Origin & Background
Daggaboer opened its doors in November 2006. Our charming, eclectic farm stall, 48km from Cradock on the N10 and two hours from Port Elizabeth, is a welcome stopover, with good coffee and a large selection of goodies to sell.
In fact, in 2011 we won the award for Farm Stall of the Year, in a competition launched by travel magazine Go!
You can relax on the stoep with real moerkoffie while drinking in the tranquil beauty of the Middle Karoo with its magnificent mountains and breathtaking vistas.
It goes without saying that the coffee cannot be left unaccompanied by a slice of either the best cheese cake, fluffy lemon meringue or authentic milk tart. We are also known for our fresh roosterkoek, lemonade and ginger beer. Daggaboer is quite famous for its sheepskin slippers, homemade pies and beef & venison biltong, all of which ( except the venison biltong ) are produced on Daggaboer Farm, just accross the road.
Here you can find more than 50 varieties of jams and preserves, all unique to the Karoo: Slap Hakskeentjies (onions in a mild mustard sauce), Boeremeisies (apricots in almond-infused witblits), and Turksvystroop (thick prickly pear syrup which is delicious on toast or waffles, and drizzled over ice cream or even smeared over braaied steak). We also sell Karoo books, droë wors, knitwear like scarves and shawls, and other local treasures.
The somewhat peculiar name Daggaboer always draws attention, and visitors often jokingly (we hope!) ask for the ‘happy weed’. They are then referred to the sign at the front door: Dagga sold out at 06h00 – Business hours from: 08h00.
There are three official theories about how the farm Daggaboer got its name, only one of them involving the weed itself: The first one is that Piet Retief left his farm (which was practically on the site where the farm stall now stands) to join the Great Trek, and a blacksmith, trading post, police station and small hotel were established there. This became the local farmer’s gathering spot. They used to greet each other with: “Dag, ou Boer”, which eventually just rolled out as “Daggaboer”.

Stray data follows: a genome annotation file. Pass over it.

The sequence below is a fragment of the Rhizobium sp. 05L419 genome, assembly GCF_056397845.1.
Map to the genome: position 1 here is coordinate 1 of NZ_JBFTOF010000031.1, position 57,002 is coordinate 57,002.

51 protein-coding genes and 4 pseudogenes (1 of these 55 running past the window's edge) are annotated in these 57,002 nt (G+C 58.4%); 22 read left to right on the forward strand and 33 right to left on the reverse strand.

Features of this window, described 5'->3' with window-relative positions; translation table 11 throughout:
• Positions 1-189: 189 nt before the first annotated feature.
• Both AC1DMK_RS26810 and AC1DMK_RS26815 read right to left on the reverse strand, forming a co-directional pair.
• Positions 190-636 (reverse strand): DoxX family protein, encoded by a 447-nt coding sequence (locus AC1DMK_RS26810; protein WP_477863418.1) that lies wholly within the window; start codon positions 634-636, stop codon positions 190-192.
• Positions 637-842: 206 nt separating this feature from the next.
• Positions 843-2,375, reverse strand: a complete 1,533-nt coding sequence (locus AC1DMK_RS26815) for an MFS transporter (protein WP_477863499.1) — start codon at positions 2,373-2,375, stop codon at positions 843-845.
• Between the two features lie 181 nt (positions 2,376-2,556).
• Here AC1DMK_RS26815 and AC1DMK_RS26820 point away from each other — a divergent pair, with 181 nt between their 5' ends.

The other likely story is that, since the Khoi San name for game is dagga, legend has it that this is the origin of the name Daggaboer, as there is a lot of game to be found in this area. The last legend refers to the Trollips, whose descendants own the farm to this day. The Trollips were British Settlers (the oldest grave on the farm dates back to 1856), and were registered to cultivate dagga as a supplement for horse feed. In those days horses were the main mode of transport and the dagga pips would provide extra stamina.
Personnel and business hours
Our personnel consists of 13 staff members who work flexi days – because we are open 7 days a week, 364 days of the year. We close our doors on Christmas Day only.
We are very proud of our staff, who have all benefited from this unique job opportunity created by the founding of Daggaboer. Some of them also earn extra income by knitting, sewing or crocheting for the farm stall. We even have a full-time gardener and a handyman who does carpentry and welding jobs for the farm stall. All staff members come from the farm Daggaboer itself, or from other farms in the nearby district.
Excellent service in spite of setbacks
Daggaboer has not been without its problems: because we are situated on a National road almost 50 km from the nearest big town (Cradock), serious logistical planning is necessary in order, amongst others, to acquire stock and at the same time keep an eye on our fuel expenses. However, we remain undeterred in our efforts to make sure that we always have on offer whatever is on the menu.
We have also had to deal with a significant irritation in the form of a five-year road-building project by Sanral, which started in January 2013 and is likely to continue for the next two years. We find ourselves literally in the middle of the activities. These include dynamite blasting, which means that the road often has to be closed, and our clients have to endure endless hours of stop & go.
Despite all these complications, we have developed and grown as a team and have improved our services and products. Our motto is Carpe Diem (Seize the day!), which inspires us to keep up the good work, no matter what – our clients remain our first priority. We therefore continue to offer a refreshing oasis for weary travellers in need of a cheerful stopover on the long road south – or north.